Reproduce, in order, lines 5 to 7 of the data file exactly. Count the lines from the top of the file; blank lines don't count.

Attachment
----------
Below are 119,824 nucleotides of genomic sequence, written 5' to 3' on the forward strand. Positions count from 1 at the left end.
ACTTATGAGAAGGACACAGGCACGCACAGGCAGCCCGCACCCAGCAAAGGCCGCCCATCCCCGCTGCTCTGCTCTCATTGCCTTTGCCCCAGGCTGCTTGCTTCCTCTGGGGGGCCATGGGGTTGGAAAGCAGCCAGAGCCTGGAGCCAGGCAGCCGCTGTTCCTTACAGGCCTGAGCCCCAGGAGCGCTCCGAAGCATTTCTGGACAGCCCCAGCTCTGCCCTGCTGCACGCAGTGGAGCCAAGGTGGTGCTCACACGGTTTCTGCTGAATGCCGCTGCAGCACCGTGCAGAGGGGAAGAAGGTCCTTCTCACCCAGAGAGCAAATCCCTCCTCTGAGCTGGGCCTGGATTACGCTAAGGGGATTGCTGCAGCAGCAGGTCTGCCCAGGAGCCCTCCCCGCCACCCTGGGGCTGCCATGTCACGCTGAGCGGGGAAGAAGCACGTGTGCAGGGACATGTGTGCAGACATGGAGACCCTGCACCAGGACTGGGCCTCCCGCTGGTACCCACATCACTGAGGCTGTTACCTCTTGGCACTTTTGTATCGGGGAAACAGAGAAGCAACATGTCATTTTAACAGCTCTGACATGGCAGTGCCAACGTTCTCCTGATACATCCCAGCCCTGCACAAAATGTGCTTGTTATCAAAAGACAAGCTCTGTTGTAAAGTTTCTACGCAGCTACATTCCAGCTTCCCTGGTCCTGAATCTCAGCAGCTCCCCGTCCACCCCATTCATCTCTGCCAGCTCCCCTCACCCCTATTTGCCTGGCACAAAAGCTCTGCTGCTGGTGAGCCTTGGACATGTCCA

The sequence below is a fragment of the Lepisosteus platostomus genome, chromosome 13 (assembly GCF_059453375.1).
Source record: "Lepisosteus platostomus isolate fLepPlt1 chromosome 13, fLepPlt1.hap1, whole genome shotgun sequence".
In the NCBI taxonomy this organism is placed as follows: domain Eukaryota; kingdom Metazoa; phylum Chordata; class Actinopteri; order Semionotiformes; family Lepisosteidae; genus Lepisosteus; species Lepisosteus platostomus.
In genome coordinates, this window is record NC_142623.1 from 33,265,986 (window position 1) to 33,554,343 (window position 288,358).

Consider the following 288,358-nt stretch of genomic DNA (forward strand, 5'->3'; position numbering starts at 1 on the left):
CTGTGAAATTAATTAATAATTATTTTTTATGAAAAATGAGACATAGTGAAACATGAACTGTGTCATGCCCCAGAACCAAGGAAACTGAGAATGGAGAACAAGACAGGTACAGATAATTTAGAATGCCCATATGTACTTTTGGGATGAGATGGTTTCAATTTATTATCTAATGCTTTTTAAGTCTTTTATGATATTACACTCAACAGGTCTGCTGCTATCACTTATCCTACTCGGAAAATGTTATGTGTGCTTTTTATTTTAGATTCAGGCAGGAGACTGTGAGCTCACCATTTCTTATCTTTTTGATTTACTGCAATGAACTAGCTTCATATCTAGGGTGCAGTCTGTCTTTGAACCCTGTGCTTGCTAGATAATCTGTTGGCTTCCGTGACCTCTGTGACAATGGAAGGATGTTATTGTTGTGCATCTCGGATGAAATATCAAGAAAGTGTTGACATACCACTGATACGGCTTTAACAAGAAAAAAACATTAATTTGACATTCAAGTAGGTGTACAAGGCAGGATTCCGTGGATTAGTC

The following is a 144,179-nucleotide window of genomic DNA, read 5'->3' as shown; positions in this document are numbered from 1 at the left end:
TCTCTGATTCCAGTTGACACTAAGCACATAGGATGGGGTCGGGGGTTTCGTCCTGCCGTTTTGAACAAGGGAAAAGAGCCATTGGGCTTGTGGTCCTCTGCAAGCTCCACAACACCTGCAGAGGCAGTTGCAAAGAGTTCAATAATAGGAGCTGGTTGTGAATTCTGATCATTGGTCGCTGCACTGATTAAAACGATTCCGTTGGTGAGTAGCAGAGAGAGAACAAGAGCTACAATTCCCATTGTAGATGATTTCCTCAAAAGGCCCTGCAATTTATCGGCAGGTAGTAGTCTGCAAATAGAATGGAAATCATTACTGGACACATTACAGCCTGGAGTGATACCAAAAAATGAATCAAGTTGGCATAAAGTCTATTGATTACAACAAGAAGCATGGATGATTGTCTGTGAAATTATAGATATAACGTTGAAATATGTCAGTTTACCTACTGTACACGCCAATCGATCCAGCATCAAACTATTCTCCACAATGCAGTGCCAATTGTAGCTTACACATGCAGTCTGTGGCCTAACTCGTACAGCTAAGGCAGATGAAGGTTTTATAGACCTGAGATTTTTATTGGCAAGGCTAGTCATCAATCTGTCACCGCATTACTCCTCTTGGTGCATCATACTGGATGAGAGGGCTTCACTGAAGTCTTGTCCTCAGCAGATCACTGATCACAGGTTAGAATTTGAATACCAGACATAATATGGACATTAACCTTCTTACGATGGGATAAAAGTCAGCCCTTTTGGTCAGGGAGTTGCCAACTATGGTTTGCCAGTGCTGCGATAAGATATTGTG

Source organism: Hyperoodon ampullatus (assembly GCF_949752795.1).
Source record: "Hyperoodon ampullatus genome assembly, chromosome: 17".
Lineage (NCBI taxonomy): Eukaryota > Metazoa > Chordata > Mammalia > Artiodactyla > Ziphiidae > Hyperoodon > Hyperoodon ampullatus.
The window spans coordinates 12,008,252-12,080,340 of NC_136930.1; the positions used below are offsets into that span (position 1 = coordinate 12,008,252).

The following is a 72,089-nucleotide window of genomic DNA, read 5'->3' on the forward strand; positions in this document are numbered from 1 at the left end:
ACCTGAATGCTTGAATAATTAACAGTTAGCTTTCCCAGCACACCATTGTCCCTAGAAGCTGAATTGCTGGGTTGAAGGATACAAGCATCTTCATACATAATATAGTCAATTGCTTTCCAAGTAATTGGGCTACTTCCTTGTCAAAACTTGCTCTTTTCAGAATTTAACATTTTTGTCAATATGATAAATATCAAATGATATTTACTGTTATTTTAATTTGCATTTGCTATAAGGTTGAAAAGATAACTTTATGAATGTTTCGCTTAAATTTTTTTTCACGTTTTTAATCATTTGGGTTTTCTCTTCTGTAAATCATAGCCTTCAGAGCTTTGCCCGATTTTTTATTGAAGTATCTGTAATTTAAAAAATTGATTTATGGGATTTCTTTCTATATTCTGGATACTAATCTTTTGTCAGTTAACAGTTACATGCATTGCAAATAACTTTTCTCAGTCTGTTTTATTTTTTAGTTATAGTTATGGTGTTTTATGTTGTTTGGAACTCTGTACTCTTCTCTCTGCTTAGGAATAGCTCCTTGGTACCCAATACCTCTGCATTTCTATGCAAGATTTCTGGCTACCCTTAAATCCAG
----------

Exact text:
In the NCBI taxonomy this organism is placed as follows: domain Eukaryota; kingdom Metazoa; phylum Chordata; class Actinopteri; order Semionotiformes; family Lepisosteidae; genus Lepisosteus; species Lepisosteus platostomus.
In genome coordinates, this window is record NC_142623.1 from 33,265,986 (window position 1) to 33,554,343 (window position 288,358).

Consider the following 288,358-nt stretch of genomic DNA (forward strand, 5'->3'; position numbering starts at 1 on the left):